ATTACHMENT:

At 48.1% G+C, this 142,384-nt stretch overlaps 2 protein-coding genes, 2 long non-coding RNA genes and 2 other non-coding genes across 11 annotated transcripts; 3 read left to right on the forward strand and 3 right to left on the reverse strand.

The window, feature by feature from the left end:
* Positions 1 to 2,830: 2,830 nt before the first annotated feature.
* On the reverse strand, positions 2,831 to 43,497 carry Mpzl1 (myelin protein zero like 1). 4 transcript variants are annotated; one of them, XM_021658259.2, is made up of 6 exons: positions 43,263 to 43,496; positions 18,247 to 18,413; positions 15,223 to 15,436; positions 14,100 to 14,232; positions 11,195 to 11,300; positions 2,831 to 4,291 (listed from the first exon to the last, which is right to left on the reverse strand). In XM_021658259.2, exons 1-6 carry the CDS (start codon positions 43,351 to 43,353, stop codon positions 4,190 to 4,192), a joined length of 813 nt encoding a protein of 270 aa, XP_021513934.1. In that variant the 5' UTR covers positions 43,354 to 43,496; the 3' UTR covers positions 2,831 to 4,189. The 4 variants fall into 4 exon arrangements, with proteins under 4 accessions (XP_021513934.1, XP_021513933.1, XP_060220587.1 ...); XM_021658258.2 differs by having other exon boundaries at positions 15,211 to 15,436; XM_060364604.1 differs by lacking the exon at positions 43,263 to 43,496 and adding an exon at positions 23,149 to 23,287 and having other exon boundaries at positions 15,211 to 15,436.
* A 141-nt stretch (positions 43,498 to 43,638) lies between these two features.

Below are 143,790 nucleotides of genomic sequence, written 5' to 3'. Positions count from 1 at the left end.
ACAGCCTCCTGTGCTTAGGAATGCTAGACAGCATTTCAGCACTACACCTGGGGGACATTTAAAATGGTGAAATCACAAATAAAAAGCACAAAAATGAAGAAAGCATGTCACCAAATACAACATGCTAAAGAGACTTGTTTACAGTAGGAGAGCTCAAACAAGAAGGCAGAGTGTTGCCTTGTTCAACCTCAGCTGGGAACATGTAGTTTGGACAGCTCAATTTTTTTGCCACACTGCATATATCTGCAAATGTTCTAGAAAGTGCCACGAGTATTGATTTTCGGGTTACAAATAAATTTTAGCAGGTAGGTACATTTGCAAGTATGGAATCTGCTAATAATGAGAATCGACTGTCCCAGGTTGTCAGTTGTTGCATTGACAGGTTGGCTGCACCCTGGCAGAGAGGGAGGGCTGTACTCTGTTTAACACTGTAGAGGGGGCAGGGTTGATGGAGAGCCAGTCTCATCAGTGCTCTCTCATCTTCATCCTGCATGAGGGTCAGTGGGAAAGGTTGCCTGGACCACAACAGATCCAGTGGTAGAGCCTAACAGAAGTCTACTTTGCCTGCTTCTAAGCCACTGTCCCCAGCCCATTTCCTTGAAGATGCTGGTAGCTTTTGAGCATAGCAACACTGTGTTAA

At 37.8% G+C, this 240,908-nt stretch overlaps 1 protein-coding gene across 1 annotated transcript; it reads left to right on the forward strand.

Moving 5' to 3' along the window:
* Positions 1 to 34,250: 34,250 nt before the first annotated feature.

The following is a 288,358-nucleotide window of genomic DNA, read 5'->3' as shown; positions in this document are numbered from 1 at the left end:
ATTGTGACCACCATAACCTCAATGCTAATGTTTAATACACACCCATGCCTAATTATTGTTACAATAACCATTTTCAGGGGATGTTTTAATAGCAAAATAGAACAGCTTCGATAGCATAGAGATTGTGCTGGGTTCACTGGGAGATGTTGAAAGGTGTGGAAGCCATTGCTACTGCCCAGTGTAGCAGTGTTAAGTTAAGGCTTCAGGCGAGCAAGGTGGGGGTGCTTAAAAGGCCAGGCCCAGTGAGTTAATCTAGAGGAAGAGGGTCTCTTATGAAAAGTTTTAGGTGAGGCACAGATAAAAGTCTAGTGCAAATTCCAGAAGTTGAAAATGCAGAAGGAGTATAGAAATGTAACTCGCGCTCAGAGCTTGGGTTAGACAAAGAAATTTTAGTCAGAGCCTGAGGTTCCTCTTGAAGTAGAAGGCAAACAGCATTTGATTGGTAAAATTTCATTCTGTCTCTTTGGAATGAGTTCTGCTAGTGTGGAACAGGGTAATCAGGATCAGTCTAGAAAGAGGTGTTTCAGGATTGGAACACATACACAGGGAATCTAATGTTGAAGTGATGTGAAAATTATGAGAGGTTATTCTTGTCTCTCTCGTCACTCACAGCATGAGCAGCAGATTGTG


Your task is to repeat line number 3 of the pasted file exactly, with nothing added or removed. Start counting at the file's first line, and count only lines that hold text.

* Positions 1 to 2,830: 2,830 nt before the first annotated feature.